Attentional control and word inhibition in schizophrenia

Avishai Henik, Cameron S. Carter, Ruth Salo, Marc Chaderjian, Louis Kraft, Thomas E. Nordahl, Lynn C. Robertson

Research output: Contribution to journalArticlepeer-review

35 Scopus citations


Previous studies have suggested that schizophrenia patients do not utilize contextual information efficiently to modulate attentional performance. The goal of the current study was to compare the utilization of context in modulating responses to irrelevant information on the Stroop task between a group of schizophrenia outpatients and matched controls. A single-trial version of the Stroop task was used to investigate performance on the Stroop task under three expectancy conditions. Eleven schizophrenia outpatients (on and off antipsychotic medication) and sixteen matched controls were tested. The schizophrenia patients showed: (1) augmented facilitation; (2) interference comparable to normals; and (3) normal ability to reduce interference under certain experimental circumstances. Schizophrenia patients were able to utilize contextual information under certain conditions and could modulate the magnitude of irrelevant word interference, although they were not able to overcome the prepotent tendency to read the word during the Stroop task as effectively as normals, which was reflected in greater Stroop facilitation. This suggests that the integrity or impairment of cognitive control functions in schizophrenia is related to the complexity of the context representation required to support that function.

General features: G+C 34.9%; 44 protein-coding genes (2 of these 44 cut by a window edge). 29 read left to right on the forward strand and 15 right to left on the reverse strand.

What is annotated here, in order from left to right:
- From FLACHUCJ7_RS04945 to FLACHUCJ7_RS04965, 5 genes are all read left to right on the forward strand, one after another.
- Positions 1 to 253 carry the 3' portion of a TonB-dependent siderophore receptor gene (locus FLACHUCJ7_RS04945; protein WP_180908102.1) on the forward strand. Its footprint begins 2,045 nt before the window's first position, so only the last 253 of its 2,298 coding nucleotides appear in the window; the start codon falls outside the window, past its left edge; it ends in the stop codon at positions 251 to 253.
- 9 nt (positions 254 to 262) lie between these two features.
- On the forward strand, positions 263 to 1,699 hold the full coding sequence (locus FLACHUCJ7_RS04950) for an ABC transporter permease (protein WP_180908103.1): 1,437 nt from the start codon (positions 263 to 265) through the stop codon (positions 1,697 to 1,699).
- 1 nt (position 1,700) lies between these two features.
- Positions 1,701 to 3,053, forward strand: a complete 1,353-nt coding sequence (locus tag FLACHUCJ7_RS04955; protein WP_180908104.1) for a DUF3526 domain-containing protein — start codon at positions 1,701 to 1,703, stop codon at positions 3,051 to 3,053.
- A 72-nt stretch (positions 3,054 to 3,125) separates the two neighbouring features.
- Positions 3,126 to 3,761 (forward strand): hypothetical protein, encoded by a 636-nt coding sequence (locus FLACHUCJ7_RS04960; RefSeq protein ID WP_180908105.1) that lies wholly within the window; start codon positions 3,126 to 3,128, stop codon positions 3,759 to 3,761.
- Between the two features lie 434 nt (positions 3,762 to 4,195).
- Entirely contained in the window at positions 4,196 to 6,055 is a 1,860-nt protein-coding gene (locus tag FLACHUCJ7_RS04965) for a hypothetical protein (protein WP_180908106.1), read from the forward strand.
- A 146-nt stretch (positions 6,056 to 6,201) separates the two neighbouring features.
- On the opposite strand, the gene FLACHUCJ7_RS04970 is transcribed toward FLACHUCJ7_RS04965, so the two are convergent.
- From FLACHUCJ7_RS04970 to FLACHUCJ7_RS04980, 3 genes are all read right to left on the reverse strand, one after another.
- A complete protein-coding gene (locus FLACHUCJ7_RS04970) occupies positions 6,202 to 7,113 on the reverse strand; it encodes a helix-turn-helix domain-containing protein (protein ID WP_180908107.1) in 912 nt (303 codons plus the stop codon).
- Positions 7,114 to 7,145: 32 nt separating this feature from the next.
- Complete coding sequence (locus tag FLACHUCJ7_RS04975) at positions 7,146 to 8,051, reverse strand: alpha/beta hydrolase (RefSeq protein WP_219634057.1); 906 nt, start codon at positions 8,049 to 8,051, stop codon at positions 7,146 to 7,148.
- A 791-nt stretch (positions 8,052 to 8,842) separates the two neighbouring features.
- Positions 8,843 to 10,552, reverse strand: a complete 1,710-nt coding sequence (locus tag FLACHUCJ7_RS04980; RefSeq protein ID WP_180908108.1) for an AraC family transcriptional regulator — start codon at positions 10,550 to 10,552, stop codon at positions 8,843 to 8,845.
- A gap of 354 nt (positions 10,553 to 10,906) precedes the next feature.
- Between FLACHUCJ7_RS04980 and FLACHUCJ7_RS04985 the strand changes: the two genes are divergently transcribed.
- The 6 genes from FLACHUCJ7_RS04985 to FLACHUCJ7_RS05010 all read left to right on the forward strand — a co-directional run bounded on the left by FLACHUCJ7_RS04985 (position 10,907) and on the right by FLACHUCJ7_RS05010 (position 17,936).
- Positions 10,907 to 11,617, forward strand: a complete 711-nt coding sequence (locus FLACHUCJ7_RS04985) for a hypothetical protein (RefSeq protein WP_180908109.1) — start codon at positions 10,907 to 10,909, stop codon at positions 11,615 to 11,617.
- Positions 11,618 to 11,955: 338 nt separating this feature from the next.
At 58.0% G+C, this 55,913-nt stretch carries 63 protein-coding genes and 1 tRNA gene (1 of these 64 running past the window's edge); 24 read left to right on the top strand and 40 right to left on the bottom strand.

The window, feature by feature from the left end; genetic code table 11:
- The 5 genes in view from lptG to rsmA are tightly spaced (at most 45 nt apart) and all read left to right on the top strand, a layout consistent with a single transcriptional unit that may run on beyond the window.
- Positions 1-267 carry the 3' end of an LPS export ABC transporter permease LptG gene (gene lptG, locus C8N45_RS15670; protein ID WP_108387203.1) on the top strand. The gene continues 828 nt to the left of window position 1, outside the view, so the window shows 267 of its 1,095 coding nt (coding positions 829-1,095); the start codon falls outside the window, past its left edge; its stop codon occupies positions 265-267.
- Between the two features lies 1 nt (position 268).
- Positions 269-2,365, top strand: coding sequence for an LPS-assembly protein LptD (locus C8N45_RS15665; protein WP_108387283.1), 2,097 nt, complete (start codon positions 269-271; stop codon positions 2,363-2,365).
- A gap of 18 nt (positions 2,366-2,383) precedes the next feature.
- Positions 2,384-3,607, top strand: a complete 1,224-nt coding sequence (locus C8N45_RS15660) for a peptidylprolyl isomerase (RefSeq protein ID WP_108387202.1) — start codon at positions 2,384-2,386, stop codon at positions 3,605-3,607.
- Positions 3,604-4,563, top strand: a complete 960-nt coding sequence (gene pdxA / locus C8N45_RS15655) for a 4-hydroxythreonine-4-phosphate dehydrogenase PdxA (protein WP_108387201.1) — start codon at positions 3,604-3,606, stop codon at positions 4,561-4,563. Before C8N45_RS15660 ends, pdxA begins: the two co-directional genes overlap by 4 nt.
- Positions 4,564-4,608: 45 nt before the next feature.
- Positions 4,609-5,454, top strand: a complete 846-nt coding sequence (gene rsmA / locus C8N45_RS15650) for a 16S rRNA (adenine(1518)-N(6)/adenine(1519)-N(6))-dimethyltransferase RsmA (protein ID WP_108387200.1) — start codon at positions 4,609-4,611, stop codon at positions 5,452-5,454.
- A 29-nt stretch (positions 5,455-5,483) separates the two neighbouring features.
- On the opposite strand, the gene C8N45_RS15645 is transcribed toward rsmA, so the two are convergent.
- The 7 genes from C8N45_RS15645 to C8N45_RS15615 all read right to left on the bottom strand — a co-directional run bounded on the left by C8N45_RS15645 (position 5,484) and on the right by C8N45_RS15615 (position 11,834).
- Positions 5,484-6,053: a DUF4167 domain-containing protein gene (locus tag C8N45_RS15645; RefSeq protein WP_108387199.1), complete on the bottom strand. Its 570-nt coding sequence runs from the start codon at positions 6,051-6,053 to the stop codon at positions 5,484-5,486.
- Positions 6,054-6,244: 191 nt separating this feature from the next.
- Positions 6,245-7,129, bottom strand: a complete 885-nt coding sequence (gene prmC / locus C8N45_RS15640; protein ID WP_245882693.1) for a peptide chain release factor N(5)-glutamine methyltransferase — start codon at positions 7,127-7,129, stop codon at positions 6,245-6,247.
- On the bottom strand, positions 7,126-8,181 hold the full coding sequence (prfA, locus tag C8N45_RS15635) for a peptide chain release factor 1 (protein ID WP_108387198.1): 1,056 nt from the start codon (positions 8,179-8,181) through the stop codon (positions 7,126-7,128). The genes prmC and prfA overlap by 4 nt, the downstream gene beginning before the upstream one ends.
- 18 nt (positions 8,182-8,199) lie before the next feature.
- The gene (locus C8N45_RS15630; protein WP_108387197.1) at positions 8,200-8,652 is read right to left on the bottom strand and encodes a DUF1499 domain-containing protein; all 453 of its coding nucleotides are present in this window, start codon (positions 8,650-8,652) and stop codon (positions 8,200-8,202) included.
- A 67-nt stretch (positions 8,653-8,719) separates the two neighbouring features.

Original languageEnglish
Pages (from-to)137-149
Number of pages13
JournalPsychiatry Research
Issue number2
StatePublished - 1 Jun 2002


  • Expectancy
  • Schizophrenia
  • Stroop task

ASJC Scopus subject areas

  • Psychiatry and Mental health
  • Biological Psychiatry


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